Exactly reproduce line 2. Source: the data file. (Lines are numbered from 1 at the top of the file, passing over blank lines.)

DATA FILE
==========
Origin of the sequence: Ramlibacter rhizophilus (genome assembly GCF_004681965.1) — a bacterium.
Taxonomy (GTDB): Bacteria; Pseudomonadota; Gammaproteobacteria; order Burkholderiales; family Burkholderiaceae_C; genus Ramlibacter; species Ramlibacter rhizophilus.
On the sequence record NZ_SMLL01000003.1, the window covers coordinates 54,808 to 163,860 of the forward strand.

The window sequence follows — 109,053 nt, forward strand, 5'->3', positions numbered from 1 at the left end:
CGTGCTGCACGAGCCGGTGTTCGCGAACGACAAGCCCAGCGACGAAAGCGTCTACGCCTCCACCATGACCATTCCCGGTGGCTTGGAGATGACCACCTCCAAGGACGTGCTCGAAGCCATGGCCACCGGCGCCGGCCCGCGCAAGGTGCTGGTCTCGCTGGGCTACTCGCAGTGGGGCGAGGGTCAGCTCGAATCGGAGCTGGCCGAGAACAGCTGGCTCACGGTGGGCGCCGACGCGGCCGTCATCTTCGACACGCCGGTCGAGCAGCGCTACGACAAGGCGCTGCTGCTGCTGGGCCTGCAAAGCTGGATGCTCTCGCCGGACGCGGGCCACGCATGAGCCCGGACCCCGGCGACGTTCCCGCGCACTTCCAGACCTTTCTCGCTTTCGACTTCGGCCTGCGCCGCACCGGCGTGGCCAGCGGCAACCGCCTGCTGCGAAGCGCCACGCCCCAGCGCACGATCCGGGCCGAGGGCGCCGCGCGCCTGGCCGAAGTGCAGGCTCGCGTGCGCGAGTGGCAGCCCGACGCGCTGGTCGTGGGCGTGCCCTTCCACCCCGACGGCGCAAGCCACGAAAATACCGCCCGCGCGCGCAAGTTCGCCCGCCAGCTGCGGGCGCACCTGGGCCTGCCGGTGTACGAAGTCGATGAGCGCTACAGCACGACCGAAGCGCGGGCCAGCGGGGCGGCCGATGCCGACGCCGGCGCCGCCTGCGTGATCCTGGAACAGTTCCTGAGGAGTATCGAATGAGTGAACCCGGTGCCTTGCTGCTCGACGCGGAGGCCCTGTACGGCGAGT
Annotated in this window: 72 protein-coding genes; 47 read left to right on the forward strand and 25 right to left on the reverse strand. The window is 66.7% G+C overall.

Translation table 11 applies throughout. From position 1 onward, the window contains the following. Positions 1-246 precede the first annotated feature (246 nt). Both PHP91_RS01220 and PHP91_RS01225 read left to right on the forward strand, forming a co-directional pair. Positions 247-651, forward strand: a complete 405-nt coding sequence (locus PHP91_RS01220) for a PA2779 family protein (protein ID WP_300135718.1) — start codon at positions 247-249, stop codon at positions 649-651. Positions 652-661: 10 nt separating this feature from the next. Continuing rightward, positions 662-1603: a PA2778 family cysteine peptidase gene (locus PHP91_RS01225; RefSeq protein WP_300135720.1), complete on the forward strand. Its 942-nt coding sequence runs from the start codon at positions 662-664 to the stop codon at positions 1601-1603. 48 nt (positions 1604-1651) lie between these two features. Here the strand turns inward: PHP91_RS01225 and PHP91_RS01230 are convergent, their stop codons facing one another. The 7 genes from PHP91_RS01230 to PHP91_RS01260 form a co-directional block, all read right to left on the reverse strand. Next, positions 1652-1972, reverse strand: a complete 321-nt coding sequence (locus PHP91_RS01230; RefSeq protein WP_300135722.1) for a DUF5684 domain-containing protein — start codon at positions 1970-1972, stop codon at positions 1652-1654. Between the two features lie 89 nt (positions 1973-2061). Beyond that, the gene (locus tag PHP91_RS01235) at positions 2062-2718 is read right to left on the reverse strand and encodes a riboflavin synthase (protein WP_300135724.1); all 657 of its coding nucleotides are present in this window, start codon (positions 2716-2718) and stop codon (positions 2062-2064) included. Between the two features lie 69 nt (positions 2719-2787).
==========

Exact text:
Taxonomy (GTDB): Bacteria; Pseudomonadota; Gammaproteobacteria; order Burkholderiales; family Burkholderiaceae_C; genus Ramlibacter; species Ramlibacter rhizophilus.